Stories that inspired M.R. James

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Episode 7b – Oh, Whistle, and I’ll Come to You, My Lad

January 28, 2012 | Episodes | Comments (21)

Photo by David Senior ( episode features the second half of our podcast extravaganza on M.R. James’s seaside shocker ‘Oh, Whistle, and I’ll Come to You, My Lad’. Neither beach nor bedtime will ever be the same again!

Thanks again to Tom Hemmings who lent us his wonderful voice for the readings, and to Dave Senior (EastScapes) for the excellent groyne photo.

Show notes:

For more ‘Oh, Whistle…’-related links, see the post for Episode 7a.


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  1. A Rat In The Wall says:

    The description of the ghost actually reminds me more of a person in a funeral shawl or something. But I can understand the whole sheeted ghost thing, too!

    You guys are getting better by the week, I’m loving the podcast – can’t wait for Casting The Runes!

  2. Will says:

    A funeral shawl, that’s a cool idea and completely hadn’t occured to me! I love how much in M.R. James is so open to different interpretations.

  3. Wayne Noble says:

    Have you noticed how ‘Oh Whistle…’ is one of the few stories in which nobody dies?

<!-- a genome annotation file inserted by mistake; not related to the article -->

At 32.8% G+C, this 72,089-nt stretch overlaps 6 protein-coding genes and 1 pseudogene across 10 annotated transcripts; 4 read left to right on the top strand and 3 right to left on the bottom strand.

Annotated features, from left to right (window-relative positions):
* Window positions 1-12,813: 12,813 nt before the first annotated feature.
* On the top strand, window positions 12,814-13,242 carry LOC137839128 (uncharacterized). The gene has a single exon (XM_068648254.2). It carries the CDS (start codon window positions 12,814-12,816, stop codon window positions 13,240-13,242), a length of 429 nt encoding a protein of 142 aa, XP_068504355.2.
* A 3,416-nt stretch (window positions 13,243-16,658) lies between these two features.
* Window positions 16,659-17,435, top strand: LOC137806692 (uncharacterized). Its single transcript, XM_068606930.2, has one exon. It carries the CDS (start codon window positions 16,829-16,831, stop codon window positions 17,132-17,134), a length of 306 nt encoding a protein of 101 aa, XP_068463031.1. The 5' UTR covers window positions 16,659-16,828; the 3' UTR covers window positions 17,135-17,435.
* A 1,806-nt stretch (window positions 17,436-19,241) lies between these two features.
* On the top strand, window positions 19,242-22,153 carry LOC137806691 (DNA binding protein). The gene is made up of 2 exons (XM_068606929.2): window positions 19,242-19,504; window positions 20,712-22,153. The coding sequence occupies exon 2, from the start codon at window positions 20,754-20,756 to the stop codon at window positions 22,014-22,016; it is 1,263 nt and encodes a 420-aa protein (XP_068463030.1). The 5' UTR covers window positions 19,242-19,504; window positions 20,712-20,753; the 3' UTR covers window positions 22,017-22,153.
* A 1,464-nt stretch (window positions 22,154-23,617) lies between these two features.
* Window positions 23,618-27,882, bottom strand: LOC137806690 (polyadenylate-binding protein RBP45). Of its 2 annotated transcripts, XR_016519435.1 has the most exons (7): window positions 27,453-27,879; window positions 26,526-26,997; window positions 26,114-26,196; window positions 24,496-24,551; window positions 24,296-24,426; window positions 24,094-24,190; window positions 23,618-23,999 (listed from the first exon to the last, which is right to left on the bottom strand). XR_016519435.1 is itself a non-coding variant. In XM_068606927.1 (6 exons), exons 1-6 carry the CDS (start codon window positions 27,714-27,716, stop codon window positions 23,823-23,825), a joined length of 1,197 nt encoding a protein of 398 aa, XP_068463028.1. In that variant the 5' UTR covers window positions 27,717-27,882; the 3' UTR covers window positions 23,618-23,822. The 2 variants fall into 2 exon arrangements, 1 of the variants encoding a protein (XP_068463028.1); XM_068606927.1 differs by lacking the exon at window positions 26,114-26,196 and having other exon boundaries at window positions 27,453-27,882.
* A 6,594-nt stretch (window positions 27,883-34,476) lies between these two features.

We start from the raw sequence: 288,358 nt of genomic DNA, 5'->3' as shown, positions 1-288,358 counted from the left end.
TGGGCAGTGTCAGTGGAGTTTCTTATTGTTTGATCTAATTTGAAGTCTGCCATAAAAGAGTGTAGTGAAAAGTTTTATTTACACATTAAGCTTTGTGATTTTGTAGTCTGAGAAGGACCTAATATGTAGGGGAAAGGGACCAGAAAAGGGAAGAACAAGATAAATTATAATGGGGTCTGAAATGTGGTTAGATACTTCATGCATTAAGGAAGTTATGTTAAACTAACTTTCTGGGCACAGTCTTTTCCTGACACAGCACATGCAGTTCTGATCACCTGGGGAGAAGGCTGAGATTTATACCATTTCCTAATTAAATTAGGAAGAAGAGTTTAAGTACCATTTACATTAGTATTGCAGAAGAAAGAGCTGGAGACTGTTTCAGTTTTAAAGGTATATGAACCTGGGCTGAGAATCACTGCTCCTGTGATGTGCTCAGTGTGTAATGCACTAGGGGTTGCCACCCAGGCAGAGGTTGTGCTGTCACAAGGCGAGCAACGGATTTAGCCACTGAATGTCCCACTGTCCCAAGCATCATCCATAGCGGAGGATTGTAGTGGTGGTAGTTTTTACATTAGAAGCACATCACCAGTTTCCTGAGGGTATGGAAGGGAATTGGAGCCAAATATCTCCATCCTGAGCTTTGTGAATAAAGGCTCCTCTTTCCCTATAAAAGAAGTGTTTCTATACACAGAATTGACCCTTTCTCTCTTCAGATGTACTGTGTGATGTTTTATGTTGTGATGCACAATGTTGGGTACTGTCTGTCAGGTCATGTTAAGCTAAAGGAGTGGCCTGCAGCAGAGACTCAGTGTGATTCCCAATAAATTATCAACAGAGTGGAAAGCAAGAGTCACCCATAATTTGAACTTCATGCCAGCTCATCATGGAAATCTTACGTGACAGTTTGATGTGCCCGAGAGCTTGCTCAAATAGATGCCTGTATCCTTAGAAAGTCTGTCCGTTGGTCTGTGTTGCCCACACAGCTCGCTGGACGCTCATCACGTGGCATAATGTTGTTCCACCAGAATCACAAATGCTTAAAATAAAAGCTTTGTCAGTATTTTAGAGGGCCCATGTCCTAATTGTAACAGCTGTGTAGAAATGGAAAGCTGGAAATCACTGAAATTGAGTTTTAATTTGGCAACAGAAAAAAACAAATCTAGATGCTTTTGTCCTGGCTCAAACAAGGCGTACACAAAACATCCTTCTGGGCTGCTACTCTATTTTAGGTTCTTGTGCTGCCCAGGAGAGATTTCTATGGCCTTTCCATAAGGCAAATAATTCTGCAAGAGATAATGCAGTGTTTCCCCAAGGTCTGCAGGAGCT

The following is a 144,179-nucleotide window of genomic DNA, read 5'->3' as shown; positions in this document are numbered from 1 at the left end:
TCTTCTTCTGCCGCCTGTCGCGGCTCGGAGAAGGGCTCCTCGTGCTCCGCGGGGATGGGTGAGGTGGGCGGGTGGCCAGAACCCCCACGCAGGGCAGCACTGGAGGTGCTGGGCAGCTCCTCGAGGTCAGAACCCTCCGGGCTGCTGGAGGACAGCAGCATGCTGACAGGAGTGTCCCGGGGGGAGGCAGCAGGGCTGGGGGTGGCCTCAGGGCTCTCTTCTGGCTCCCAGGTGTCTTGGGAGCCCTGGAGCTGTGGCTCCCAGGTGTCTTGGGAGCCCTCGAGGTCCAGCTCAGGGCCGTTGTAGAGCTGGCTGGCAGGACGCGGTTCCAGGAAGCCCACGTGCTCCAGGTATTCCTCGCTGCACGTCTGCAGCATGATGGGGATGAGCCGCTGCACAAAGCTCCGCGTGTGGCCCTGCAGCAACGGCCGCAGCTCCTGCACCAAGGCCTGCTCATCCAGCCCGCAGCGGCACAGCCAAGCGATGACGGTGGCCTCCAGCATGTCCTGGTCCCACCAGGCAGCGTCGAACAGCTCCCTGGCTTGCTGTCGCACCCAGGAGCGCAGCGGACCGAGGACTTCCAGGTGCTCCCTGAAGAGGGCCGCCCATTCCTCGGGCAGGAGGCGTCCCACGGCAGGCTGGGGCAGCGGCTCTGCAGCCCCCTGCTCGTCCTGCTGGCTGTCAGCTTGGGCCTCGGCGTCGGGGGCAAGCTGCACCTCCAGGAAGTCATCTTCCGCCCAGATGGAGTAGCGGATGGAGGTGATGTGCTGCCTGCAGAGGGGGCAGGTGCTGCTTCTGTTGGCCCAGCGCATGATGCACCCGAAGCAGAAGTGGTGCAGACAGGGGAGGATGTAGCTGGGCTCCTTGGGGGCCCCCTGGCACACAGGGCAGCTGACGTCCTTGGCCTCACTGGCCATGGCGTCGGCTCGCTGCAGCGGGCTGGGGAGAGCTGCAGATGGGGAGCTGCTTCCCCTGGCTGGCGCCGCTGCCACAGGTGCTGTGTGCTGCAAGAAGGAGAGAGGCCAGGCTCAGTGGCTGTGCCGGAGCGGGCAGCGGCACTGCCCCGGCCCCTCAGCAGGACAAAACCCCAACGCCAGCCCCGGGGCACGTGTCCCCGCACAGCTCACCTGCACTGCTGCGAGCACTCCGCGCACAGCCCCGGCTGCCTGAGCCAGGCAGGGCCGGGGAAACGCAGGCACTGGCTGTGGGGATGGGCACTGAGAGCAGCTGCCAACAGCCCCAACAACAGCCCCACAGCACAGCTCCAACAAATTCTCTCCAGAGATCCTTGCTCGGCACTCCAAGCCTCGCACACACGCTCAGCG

4. Frank says:

    Just a note: I’d always thought the frequent references to Parkins “improving his game” were a sort of winking reference to drinking. Consider the following lines:

    ” Professor Parkins, one of whose principal characteristics was pluck, spent the greater part of the day following his arrival at Burnstow in what he had called improving his game, in company with this Colonel Wilson: and during the afternoon–whether the process of improvement were to blame or not, I am not sure–the Colonel’s demeanour assumed a colouring so lurid that even Parkins jibbed at the thought of walking home with him from the links. He determined, after a short and furtive look at that bristling moustache and those incarnadined, features, that it would be wiser to allow the influences of tea and tobacco to do what they could with the Colonel before the dinner-hour should render a meeting inevitable.”

    I took that to mean they were drinking on the links — perhaps out of flasks — and the Colonel’s face was reddening as a result. There’s also the line:

    “When, therefore, he retired towards twelve o’clock, he felt that he had spent his evening in quite a satisfactory way, and that, even for so long as a fortnight or three weeks, life at the Globe would be supportable under similar conditions–‘especially,’ thought he, ‘if I go on improving my game.'”